Rachael Denhollander has been hailed a hero after leading the charge against Larry Nassar’s monstrous behavior.
She was 15 years old when Nassar assaulted her in 2001. The memory, she says, haunted her. She spent years researching his so-called "treatments" and gathering evidence. She even became a lawyer.
In September 2016, she told her story to The Indianapolis Star newspaper. It was the beginning of the end for the doctor.
“The cost, emotional and physical, to see this through has been greater than you will ever know,” she told a Michigan courtroom Wednesday. She was the last person to read an impact statement during Nassar’s sentencing.
“But Larry, I want you to understand why I made that choice, knowing full well what the cost would be, and with little hope of succeeding. I did it because it. Was. Right. No matter the cost, it was right. And the farthest I can run from what you have become is to daily choose what is right instead of what I want,” she added.
Denhollander's courage inspired others to step out of the shadows and her army grew to 156 determined survivors.
Judge Rosemarie Aquilina, who handed down his sentence Wednesday, gave her the credit.
“You built an army of survivors and you are a five-star general,” she told Denhollander. “You made all of this happen. You made all of this matter.”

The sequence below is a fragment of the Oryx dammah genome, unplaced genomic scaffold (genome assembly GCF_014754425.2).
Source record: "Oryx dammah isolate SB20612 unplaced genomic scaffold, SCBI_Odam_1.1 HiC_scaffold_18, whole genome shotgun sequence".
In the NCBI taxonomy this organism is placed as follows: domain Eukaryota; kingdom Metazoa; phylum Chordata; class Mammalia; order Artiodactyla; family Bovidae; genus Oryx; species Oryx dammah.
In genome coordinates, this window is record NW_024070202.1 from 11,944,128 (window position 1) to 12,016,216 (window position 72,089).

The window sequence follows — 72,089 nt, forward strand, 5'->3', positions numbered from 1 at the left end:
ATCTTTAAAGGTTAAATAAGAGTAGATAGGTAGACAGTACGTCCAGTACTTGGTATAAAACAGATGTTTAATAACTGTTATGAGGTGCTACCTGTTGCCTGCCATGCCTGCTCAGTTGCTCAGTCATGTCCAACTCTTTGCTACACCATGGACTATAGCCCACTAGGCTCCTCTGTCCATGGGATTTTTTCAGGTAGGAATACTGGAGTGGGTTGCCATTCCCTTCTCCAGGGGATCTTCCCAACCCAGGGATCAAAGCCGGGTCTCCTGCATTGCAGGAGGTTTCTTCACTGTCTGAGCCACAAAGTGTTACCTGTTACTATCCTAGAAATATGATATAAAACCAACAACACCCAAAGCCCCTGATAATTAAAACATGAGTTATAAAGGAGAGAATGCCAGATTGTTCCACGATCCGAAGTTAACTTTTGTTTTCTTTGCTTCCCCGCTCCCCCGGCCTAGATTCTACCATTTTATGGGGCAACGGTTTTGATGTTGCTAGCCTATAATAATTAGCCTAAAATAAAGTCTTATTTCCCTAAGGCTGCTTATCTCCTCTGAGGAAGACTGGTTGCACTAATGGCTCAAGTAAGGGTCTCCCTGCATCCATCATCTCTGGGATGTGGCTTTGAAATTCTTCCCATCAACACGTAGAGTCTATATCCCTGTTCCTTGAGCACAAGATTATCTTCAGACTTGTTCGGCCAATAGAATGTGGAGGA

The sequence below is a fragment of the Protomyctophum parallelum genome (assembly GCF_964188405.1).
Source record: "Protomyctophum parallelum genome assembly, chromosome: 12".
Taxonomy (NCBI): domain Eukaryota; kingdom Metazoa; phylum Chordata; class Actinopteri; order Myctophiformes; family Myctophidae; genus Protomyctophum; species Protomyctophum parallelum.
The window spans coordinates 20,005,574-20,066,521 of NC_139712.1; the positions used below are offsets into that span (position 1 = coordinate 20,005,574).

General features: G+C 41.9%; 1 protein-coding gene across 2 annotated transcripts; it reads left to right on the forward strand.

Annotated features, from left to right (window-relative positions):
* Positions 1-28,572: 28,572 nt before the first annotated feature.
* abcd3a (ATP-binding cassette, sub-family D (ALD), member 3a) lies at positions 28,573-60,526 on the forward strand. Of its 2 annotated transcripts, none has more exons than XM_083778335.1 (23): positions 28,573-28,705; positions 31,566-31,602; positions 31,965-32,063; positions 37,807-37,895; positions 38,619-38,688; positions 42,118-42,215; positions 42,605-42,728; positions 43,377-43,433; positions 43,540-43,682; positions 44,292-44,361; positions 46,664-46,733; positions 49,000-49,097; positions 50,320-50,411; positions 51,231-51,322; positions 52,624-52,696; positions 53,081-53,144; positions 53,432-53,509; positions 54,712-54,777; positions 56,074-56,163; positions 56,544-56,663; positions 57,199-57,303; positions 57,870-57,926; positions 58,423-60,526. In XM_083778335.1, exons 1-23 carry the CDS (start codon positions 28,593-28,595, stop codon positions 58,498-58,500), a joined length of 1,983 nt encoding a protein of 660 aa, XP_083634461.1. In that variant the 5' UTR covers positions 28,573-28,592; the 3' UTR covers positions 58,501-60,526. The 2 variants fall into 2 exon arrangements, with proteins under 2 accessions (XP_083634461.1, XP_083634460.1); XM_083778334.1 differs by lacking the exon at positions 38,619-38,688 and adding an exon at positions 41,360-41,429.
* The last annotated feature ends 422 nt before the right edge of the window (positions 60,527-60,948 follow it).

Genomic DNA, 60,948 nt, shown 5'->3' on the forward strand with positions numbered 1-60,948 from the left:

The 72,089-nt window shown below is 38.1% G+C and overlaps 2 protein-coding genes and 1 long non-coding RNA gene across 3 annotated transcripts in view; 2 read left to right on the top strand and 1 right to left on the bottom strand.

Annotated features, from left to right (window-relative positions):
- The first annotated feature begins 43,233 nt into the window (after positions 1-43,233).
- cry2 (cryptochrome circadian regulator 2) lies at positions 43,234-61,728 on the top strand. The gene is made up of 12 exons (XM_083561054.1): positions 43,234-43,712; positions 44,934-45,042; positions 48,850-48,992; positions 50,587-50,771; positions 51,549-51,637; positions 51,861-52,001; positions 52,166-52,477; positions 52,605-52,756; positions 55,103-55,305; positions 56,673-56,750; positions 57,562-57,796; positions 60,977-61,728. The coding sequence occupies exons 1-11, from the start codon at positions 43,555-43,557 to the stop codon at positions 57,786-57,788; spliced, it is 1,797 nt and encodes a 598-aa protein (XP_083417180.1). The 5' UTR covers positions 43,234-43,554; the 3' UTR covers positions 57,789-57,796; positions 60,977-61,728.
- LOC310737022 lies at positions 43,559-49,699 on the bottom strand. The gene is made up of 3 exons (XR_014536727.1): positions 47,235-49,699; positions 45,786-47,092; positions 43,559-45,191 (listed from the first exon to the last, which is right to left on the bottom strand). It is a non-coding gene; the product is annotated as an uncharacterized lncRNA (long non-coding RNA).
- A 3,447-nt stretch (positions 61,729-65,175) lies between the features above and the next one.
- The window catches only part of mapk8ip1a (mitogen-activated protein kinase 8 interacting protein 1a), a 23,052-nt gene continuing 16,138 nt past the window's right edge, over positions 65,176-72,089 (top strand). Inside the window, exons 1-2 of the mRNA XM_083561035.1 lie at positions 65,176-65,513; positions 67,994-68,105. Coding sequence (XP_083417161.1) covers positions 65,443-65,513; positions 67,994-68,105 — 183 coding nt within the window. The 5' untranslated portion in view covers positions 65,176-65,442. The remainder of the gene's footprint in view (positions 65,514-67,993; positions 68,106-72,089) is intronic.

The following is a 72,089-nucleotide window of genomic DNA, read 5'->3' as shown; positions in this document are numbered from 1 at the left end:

The judge also added that Denhollander was “the bravest person I have ever had in my courtroom."
“It was empowering and it was beautiful to see so many women reclaiming their voice,” Denhollander told CBS This Morning Thursday. “But it was also incredibly heartbreaking because the vast majority of us did not need to be there.”
Like many victims, Rachel's mother was in the examination room when Nassar abused her. They had no idea what was going on and now, many parents are wondering if the same thing could happen to their children.
Inside Edition spoke to Manhattan pediatrician Dr. Dyan Hes, who says it's important to pay attention to how your child reacts to the doctor.
"It is abominable," she said of Nassar's crimes. "It turns my stomach when I think about. It ruins everything we work so hard for in our profession for that we want to establish trust with our patients."
She said to make sure “your child is not trying to run out of the office, and that your child feels safe at the table and that if you're being asked to step out of the room and you have to know why you are being asked to step out of the room.”
If a parent sees that a doctor is being invasive by touching a child's private parts, they should intervene at once.
“Unless that is the reason you came for, you have to stop that immediately, you just have to put an end to it. You say, 'This is not right, this not what we are here for and I need to know what you are doing to my child.' And if it's inappropriate you have to report that doctor,” she added.
Nassar, 54, pleaded guilty in November to seven charges of criminal sexual misconduct. On Wednesday, he was sentenced to up to 175 years in prison.